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Weight-Loss Surgery Lowers Risk of Death in Type 2 Diabetes

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Weight-Loss Surgery Lowers Risk of Death in Type 2 Diabetes

Many people with diabetes are overweight and know they should lose weight, but it can be so difficult. For extreme cases of obesity, however, there is always the option of weight-loss surgery, or bariatric surgery as it’s also known. But before choosing what might seem a drastic option, it would be valuable to know just how beneficial weight-loss surgery is. Now, a new study from researchers in Canada has indicated it can be helpful indeed. The report says that for patients with type 2 diabetes, weight-loss surgery is linked to a reduced risk of death from all causes.

In the province of Ontario, Canada, residents are able to access bariatric surgery through an online referral process, and for this reason the researchers had a large family medicine database of statistics to draw from — more than 500,000 patients and more than 400 physicians. After establishing specific criteria and excluding certain subjects, the researchers were able to identify a total of 3,455 patients who had undergone weight-loss surgery, as well as a control group of the same number. All the subjects had type 2 diabetes. The average age of the entire group was about 52. Nearly three out of four (71.6%) were women, and average mean body-mass index (BMI) was 44.67 (a BMI above 40 is sometimes termed “severe obesity”). Not quite half the subjects (44.1%) had diabetes for five years or less.

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The great majority of the bariatric surgery patients (86.7%) had a gastric bypass, the rest had a sleeve gastrectomy, a procedure that removes about three-quarters of the stomach. Sleeve gastrectomy has become the most popular type of bariatric surgery in the United States but has been less common in Canada. The focus of the study was to compare death rates in diabetes patients who had the surgery and in those who did not. The researchers’ specific goal was to assess mortality from any and all causes, although they did classify the cause of death (cardiovascular, cancer, respiratory, gastrointestinal, infectious, and other causes, along with trauma and suicide).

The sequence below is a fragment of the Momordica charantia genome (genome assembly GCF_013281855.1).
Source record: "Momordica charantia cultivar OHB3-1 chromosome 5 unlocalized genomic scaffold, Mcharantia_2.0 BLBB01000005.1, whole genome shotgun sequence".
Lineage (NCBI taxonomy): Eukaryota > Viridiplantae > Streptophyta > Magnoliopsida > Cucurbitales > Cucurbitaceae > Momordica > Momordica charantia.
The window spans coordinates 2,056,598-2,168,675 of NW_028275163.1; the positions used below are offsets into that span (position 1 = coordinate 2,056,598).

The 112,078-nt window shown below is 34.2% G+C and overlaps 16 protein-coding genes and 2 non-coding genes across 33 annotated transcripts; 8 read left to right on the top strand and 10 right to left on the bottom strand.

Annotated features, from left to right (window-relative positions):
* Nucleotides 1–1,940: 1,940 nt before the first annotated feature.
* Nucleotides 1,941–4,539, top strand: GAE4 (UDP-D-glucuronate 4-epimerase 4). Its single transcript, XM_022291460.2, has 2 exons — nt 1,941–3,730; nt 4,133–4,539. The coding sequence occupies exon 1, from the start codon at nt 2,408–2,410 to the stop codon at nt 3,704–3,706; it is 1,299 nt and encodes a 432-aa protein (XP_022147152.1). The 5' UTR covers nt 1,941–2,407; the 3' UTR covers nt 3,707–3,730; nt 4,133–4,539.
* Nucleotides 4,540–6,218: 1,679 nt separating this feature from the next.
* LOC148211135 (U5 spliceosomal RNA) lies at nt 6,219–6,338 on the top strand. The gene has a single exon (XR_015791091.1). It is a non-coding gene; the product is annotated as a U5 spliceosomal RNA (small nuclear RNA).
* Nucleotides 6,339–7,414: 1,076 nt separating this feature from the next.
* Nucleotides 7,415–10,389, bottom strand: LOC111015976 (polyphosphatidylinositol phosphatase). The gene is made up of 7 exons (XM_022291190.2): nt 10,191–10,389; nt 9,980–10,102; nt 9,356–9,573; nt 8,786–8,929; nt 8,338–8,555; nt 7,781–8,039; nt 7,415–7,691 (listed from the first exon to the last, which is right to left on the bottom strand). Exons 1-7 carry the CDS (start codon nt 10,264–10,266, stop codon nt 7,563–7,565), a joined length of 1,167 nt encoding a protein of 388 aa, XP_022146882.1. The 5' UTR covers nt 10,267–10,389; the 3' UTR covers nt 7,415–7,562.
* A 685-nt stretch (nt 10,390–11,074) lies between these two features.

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Bariatric surgery linked to lower death risk

In all, 261 deaths occurred during the follow-up period, which was just under five years. There were 83 deaths (2.4%) in the group that had bariatric surgery and 178 deaths (5.2%) in the control group, which meant that surgery patients had, as the authors wrote, a “46% lower hazard of all-cause mortality compared with their matched counterparts.” The researchers also noted that “A similar association was observed in patients who received a sleeve gastrectomy. Overall, the observed associations of gastric bypass or sleeve gastrectomy with primary and secondary outcomes were similar.” Although weight-loss surgery was beneficial across the board, some patients benefited more than others: these were the ones aged 55 and older and the ones with a BMI of 40 or more. Men also benefited more than women. Finally, surgery was associated with a reduction in death from heart disease of 68% and a reduction in cancer death of 52%.

Because, the researchers concluded, “in patients aged 55 years and older and men, bariatric surgery was associated with pronounced mortality benefit,” the results suggest “that bariatric surgery should be aggressively recommended for patients within this population.” They also said, “Healthcare practitioners should continue to encourage surgery as an option to control diabetes and obesity for all men and older individuals.” As for younger patients and those with lower BMIs, however, “longer studies may be required to examine associations with mortality.”

Want to learn more about bariatric surgery and type 2 diabetes? Read “Is Bariatric Surgery for You?” and “Bariatric Surgery and Diabetes: Questions and Answers.”

Living with type 2 diabetes? Check out our free type 2 e-course!

Joseph Gustaitis

Joseph Gustaitis

Joseph Gustaitis on social media

A freelance writer and editor based in the Chicago area, Gustaitis has a degree in journalism from Columbia University. He has decades of experience writing about diabetes and related health conditions and interviewing healthcare experts.

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